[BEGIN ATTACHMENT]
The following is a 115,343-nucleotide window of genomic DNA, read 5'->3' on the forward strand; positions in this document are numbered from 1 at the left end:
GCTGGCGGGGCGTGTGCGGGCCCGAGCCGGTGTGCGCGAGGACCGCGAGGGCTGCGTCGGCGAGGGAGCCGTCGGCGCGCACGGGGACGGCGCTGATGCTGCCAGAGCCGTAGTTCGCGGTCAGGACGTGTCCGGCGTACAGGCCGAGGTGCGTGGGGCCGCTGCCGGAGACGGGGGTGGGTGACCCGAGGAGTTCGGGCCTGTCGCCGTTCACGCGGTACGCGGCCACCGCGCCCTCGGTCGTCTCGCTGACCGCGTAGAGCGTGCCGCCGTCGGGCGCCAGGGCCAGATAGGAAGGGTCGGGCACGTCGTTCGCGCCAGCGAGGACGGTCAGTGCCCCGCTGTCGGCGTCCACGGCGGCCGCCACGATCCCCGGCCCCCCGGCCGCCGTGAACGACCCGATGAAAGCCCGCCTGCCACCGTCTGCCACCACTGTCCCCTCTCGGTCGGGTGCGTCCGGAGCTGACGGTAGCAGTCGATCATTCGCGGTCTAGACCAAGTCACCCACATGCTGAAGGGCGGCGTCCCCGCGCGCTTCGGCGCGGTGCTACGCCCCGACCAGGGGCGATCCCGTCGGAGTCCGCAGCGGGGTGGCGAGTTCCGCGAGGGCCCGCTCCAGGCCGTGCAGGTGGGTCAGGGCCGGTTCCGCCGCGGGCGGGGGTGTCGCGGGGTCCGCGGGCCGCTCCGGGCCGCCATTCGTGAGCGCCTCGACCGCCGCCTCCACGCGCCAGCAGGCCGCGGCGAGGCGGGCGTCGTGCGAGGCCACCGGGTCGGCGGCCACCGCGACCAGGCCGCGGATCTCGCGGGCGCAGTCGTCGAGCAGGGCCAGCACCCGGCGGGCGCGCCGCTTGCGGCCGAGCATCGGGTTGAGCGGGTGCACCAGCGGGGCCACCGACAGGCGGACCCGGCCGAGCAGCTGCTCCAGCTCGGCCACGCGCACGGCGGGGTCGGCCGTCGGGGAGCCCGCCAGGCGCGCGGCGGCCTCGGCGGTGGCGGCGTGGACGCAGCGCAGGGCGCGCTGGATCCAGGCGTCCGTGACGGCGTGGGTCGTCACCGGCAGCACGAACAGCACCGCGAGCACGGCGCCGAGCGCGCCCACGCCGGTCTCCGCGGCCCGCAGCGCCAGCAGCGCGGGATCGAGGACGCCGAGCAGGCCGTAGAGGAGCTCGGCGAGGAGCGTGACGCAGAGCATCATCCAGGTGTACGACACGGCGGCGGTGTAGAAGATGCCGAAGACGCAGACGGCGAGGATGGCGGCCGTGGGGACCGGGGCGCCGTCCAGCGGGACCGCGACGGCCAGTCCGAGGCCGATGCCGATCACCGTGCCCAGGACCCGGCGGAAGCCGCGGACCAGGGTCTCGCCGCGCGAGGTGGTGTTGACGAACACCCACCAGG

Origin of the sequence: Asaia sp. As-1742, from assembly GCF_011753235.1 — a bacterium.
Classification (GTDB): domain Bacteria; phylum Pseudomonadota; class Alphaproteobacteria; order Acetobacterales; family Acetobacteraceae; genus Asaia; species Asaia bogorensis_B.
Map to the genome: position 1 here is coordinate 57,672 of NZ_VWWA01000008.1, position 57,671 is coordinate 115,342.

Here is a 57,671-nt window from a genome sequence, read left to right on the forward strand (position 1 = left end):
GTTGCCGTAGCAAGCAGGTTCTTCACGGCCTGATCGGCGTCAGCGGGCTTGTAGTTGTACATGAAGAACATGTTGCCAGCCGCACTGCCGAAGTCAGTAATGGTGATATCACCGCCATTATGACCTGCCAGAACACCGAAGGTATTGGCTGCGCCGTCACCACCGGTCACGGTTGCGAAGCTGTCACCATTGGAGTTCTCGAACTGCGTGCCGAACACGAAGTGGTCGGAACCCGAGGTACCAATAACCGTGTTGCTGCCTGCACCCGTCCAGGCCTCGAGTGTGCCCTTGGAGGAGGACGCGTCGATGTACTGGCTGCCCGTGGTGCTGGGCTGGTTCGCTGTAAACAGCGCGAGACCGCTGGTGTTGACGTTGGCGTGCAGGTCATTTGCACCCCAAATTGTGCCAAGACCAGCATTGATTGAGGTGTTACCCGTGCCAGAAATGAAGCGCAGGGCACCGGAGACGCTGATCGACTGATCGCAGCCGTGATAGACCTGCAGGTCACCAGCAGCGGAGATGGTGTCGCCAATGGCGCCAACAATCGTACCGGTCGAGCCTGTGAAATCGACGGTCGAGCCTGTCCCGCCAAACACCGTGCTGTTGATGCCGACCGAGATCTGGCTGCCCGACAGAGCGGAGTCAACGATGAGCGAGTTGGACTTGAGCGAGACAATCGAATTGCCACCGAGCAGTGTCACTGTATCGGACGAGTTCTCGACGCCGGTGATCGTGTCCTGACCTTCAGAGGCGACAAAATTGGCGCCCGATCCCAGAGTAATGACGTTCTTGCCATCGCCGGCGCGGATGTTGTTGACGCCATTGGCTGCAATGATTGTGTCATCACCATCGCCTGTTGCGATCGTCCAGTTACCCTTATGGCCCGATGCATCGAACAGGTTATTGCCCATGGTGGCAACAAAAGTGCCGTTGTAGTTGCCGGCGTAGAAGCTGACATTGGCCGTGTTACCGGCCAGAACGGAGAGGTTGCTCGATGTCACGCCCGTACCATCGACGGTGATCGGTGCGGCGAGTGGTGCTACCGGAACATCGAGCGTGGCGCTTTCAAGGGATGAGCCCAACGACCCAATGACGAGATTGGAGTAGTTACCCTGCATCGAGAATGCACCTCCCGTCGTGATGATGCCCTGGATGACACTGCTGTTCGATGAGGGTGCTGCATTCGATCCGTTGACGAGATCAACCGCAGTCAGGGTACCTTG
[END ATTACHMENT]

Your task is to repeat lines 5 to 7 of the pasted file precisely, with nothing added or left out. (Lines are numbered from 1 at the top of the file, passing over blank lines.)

Map to the genome: position 1 here is coordinate 57,672 of NZ_VWWA01000008.1, position 57,671 is coordinate 115,342.

Here is a 57,671-nt window from a genome sequence, read left to right on the forward strand (position 1 = left end):
GTTGCCGTAGCAAGCAGGTTCTTCACGGCCTGATCGGCGTCAGCGGGCTTGTAGTTGTACATGAAGAACATGTTGCCAGCCGCACTGCCGAAGTCAGTAATGGTGATATCACCGCCATTATGACCTGCCAGAACACCGAAGGTATTGGCTGCGCCGTCACCACCGGTCACGGTTGCGAAGCTGTCACCATTGGAGTTCTCGAACTGCGTGCCGAACACGAAGTGGTCGGAACCCGAGGTACCAATAACCGTGTTGCTGCCTGCACCCGTCCAGGCCTCGAGTGTGCCCTTGGAGGAGGACGCGTCGATGTACTGGCTGCCCGTGGTGCTGGGCTGGTTCGCTGTAAACAGCGCGAGACCGCTGGTGTTGACGTTGGCGTGCAGGTCATTTGCACCCCAAATTGTGCCAAGACCAGCATTGATTGAGGTGTTACCCGTGCCAGAAATGAAGCGCAGGGCACCGGAGACGCTGATCGACTGATCGCAGCCGTGATAGACCTGCAGGTCACCAGCAGCGGAGATGGTGTCGCCAATGGCGCCAACAATCGTACCGGTCGAGCCTGTGAAATCGACGGTCGAGCCTGTCCCGCCAAACACCGTGCTGTTGATGCCGACCGAGATCTGGCTGCCCGACAGAGCGGAGTCAACGATGAGCGAGTTGGACTTGAGCGAGACAATCGAATTGCCACCGAGCAGTGTCACTGTATCGGACGAGTTCTCGACGCCGGTGATCGTGTCCTGACCTTCAGAGGCGACAAAATTGGCGCCCGATCCCAGAGTAATGACGTTCTTGCCATCGCCGGCGCGGATGTTGTTGACGCCATTGGCTGCAATGATTGTGTCATCACCATCGCCTGTTGCGATCGTCCAGTTACCCTTATGGCCCGATGCATCGAACAGGTTATTGCCCATGGTGGCAACAAAAGTGCCGTTGTAGTTGCCGGCGTAGAAGCTGACATTGGCCGTGTTACCGGCCAGAACGGAGAGGTTGCTCGATGTCACGCCCGTACCATCGACGGTGATCGGTGCGGCGAGTGGTGCTACCGGAACATCGAGCGTGGCGCTTTCAAGGGATGAGCCCAACGACCCAATGACGAGATTGGAGTAGTTACCCTGCATCGAGAATGCACCTCCCGTCGTGATGATGCCCTGGATGACACTGCTGTTCGATGAGGGTGCTGCATTCGATCCGTTGACGAGATCAACCGCAGTCAGGGTACCTTG